You can't be the mentor of the whole world, or the coach of the universe. The first step to becoming an expert is to acknowledge the scope of your expertise.

The truth is most of us know a lot about a lot of things. But if you talk about ALL the things, all the time, no one really knows what you do. Pick a focus.

This is not to say you must have only one talent or one topic. Even if you have several topics, there's a way to weave it within your focus.

For now, take a notepad, and write your answers to the following questions:

  • Who are you?
  • What do you do?
  • How do you do or talk about it differently?
  • If you could do your best work for just one person, who would it be?
  • If you could leave them with one key message, what would it be?

#2 Teach what you know. 

Think about all the experts you know. How did you hear about them? Why do you know them? Because they teach.

Since you're an expert, you obviously know something. But what you know is only in your mind. For people to engage with your knowledge, you have to speak or write.

Whether it’s video, blogging or podcasting, choose a format you are most comfortable with, but content creation is compulsory. There's no getting around that. Errr, I’m even doing this right now! This post has my “expert” tips on how to become known as an expert.

Many people don't do this well for fear of people stealing their ideas. I find that weird because your ideas are useless just sitting there in your brain anyway. Besides, you'll always have more ideas, no matter how much you give. That's why you're an expert.

#3 Put a price on your expertise.

Create products and packages that people can pay for. No, I'm not only talking about books, courses and speaking engagements. There are several other options such as:

  • Done for you services
  • Consulting
  • Group Coaching
  • Strategy sessions
  • Workshops
  • Training
  • Templates

Many people make the mistake of creating products first, before they start looking for buyers. I have one urgent advice for you here: Make sure you have something people want before creating a product around it.

Never, EVER guess. Quality products don’t happen by accident. They don’t rely on guesswork. They’re based on real experience, expertise, and most importantly, real research into the problems customers actually have, and the solutions that will actually solve those problems.

In my book, I delve deeper into this so that you can create products and services that sell themselves.

For this to be profitable, you must develop your own processes. It's not enough to be "highly experienced". What's your process? What's your unique method for getting me from point A to point B? That's what people pay for.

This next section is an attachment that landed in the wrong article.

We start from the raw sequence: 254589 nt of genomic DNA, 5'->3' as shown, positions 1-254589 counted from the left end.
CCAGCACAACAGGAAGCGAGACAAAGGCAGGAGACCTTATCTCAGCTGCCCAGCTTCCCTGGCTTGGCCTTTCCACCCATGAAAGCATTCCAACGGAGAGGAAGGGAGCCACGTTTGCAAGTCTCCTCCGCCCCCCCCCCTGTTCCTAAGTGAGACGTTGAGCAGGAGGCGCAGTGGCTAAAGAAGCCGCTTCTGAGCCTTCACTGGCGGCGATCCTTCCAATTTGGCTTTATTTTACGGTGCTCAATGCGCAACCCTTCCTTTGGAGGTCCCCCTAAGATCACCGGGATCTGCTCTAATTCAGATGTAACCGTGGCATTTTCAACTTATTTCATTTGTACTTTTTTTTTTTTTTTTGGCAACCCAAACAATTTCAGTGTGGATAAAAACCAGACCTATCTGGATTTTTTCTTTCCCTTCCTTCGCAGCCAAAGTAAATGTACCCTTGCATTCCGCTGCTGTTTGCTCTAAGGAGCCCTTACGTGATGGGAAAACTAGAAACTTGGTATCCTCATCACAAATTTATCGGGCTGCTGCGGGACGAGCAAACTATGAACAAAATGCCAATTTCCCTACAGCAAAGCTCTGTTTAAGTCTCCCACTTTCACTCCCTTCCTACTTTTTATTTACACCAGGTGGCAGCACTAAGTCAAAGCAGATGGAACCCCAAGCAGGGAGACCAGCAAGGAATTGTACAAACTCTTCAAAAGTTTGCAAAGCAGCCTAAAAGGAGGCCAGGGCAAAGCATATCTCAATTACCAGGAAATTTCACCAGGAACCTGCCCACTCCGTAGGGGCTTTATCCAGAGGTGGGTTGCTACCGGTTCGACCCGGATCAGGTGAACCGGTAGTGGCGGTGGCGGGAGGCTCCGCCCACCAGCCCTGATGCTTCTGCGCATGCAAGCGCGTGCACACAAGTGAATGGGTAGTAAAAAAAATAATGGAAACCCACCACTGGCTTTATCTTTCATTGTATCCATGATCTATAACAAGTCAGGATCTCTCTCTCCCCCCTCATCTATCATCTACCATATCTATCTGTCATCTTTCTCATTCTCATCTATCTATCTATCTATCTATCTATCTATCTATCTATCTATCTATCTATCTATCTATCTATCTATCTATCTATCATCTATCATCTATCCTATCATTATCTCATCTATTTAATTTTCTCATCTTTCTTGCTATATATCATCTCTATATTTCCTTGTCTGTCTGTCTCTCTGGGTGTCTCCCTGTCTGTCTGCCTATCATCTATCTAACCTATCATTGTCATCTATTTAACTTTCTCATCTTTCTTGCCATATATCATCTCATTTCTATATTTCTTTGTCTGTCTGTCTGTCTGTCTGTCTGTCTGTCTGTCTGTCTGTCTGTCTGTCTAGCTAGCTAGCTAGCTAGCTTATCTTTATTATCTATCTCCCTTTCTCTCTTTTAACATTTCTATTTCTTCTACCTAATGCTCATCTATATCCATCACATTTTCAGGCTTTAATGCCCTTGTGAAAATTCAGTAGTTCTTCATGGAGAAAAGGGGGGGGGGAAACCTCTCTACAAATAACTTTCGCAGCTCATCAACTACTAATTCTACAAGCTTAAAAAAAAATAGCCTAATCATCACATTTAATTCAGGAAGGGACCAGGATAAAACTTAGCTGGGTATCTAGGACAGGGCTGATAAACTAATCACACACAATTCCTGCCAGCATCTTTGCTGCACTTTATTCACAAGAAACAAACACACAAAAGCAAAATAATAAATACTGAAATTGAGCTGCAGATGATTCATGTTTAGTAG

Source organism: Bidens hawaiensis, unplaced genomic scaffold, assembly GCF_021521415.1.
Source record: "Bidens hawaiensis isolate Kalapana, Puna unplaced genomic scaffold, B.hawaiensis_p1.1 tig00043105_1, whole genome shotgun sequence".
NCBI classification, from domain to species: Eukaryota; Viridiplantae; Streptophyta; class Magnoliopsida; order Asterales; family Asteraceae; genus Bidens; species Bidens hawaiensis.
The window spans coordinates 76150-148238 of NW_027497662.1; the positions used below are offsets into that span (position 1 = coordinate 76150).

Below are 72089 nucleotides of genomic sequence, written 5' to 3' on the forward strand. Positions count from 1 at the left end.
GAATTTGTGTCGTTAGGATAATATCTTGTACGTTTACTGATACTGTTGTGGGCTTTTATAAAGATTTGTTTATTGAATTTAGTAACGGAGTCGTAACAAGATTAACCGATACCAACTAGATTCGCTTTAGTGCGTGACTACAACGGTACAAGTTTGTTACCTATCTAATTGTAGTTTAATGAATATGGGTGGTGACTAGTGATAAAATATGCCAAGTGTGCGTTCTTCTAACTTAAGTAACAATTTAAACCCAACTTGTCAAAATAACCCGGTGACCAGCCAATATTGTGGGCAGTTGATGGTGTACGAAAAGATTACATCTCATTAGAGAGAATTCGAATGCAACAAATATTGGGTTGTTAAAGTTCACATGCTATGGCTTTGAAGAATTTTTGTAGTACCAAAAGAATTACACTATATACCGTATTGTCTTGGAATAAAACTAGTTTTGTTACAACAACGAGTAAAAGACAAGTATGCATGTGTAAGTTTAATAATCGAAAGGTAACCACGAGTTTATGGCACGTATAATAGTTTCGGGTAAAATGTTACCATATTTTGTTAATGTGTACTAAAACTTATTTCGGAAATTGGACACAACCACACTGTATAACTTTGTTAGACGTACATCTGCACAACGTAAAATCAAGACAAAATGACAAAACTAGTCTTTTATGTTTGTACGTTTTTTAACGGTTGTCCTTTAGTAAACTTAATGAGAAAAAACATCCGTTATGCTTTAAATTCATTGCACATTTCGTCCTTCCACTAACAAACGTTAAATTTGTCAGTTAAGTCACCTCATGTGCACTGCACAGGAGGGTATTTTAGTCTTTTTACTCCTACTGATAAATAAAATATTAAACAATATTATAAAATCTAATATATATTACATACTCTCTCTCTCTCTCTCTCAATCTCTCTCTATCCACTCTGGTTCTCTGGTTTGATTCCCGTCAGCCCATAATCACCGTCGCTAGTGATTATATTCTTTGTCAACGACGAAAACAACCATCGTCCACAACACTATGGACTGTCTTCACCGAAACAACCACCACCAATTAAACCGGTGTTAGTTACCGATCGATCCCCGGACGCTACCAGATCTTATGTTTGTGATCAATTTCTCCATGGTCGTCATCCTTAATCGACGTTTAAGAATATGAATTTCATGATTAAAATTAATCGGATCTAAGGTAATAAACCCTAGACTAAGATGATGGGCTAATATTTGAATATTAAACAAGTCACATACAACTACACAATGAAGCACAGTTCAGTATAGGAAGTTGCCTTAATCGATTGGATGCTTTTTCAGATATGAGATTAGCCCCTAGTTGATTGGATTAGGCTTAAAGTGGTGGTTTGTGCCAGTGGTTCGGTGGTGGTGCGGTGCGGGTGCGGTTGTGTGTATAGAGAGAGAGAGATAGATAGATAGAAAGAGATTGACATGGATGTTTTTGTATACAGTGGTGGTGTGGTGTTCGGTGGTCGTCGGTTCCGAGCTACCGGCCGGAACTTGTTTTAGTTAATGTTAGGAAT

#4 Share results you've gotten for yourself or others. 

I hear a lot of people talk about monetizing their knowledge. It sounds nice, but nobody cares about just your knowledge. They care about the results your knowledge will get them.

Let people know what your knowledge can do for them, by showing them how it has improved other people's lives (or your own life). Testimonials, reviews, case studies , LinkedIn recommendations, and success stories go a long way.

#5 Associate yourself with other experts.

Credibility matters. It is the currency of transacting online. But your credibility can't come from what only you are saying about yourself.

Get featured on other people's platforms. Invite other people to your platforms. Don't live in a self-designed bubble. Call it networking, collaboration, strategic competition.. call it whatever works for you, but build relationships with other experts. 

Building relationships is like depositing money in the bank. If you have money in the bank, you can withdraw from it when you need to. If not, ...sorry.

#6 Look like an expert.

Yes, this is 2020. Packaging matters.

No matter how brilliant a person is, you will struggle to listen to them if they show up with unkempt hair and a tattered appearance. Appeal is important and packaging makes your work appealing.

Customize every opportunity you get to show up online - from social profiles to business documents. Use your professional pictures, your brand name, your brand colors, your logo, and your own URLs eg.

Many people think packaging is about vanity, but it’s not. It’s about investing in yourself in a way that communicates that you’re valuable, desirable, and credible.


All the strategies, tips and design in the world can't make up for actual expertise, you just have to know what you're talking about.

But don't stop there.

It is no longer enough to be great at what you do. 

You must clearly communicate your value, and show up in a way that convinces others, else, you're just going to be the same as everyone else!

Which of these resonated with you and what will you add to the list?